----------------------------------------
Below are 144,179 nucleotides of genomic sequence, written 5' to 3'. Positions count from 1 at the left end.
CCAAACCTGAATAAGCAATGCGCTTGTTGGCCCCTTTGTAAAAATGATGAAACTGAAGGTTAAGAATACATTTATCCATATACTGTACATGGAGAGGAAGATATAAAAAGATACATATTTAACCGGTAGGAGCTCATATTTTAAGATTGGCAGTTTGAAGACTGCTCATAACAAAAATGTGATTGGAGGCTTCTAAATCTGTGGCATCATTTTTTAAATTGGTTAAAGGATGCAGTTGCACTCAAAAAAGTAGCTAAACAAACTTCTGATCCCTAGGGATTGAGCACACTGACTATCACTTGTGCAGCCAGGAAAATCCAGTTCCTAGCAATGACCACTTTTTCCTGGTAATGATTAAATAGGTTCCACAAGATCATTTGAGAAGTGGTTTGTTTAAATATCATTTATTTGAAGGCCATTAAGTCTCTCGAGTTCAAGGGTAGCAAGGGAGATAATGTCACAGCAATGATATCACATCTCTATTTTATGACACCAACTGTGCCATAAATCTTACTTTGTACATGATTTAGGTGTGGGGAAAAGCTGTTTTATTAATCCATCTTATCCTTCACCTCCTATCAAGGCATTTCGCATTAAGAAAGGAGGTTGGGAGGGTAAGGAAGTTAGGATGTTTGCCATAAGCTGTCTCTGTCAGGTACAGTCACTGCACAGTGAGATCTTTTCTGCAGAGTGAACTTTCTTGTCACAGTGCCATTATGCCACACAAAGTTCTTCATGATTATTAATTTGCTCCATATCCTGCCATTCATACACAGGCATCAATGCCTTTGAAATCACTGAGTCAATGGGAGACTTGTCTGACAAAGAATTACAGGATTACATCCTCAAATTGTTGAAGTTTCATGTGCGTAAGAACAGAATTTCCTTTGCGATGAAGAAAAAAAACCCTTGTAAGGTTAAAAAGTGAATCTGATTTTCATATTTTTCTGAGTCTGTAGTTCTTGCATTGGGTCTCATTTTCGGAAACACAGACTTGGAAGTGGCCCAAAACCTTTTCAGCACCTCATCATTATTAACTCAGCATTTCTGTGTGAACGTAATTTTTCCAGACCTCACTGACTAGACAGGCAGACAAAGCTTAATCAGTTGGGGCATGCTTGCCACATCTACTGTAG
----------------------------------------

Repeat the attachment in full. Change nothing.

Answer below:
Below are 144,179 nucleotides of genomic sequence, written 5' to 3'. Positions count from 1 at the left end.
CCAAACCTGAATAAGCAATGCGCTTGTTGGCCCCTTTGTAAAAATGATGAAACTGAAGGTTAAGAATACATTTATCCATATACTGTACATGGAGAGGAAGATATAAAAAGATACATATTTAACCGGTAGGAGCTCATATTTTAAGATTGGCAGTTTGAAGACTGCTCATAACAAAAATGTGATTGGAGGCTTCTAAATCTGTGGCATCATTTTTTAAATTGGTTAAAGGATGCAGTTGCACTCAAAAAAGTAGCTAAACAAACTTCTGATCCCTAGGGATTGAGCACACTGACTATCACTTGTGCAGCCAGGAAAATCCAGTTCCTAGCAATGACCACTTTTTCCTGGTAATGATTAAATAGGTTCCACAAGATCATTTGAGAAGTGGTTTGTTTAAATATCATTTATTTGAAGGCCATTAAGTCTCTCGAGTTCAAGGGTAGCAAGGGAGATAATGTCACAGCAATGATATCACATCTCTATTTTATGACACCAACTGTGCCATAAATCTTACTTTGTACATGATTTAGGTGTGGGGAAAAGCTGTTTTATTAATCCATCTTATCCTTCACCTCCTATCAAGGCATTTCGCATTAAGAAAGGAGGTTGGGAGGGTAAGGAAGTTAGGATGTTTGCCATAAGCTGTCTCTGTCAGGTACAGTCACTGCACAGTGAGATCTTTTCTGCAGAGTGAACTTTCTTGTCACAGTGCCATTATGCCACACAAAGTTCTTCATGATTATTAATTTGCTCCATATCCTGCCATTCATACACAGGCATCAATGCCTTTGAAATCACTGAGTCAATGGGAGACTTGTCTGACAAAGAATTACAGGATTACATCCTCAAATTGTTGAAGTTTCATGTGCGTAAGAACAGAATTTCCTTTGCGATGAAGAAAAAAAACCCTTGTAAGGTTAAAAAGTGAATCTGATTTTCATATTTTTCTGAGTCTGTAGTTCTTGCATTGGGTCTCATTTTCGGAAACACAGACTTGGAAGTGGCCCAAAACCTTTTCAGCACCTCATCATTATTAACTCAGCATTTCTGTGTGAACGTAATTTTTCCAGACCTCACTGACTAGACAGGCAGACAAAGCTTAATCAGTTGGGGCATGCTTGCCACATCTACTGTAG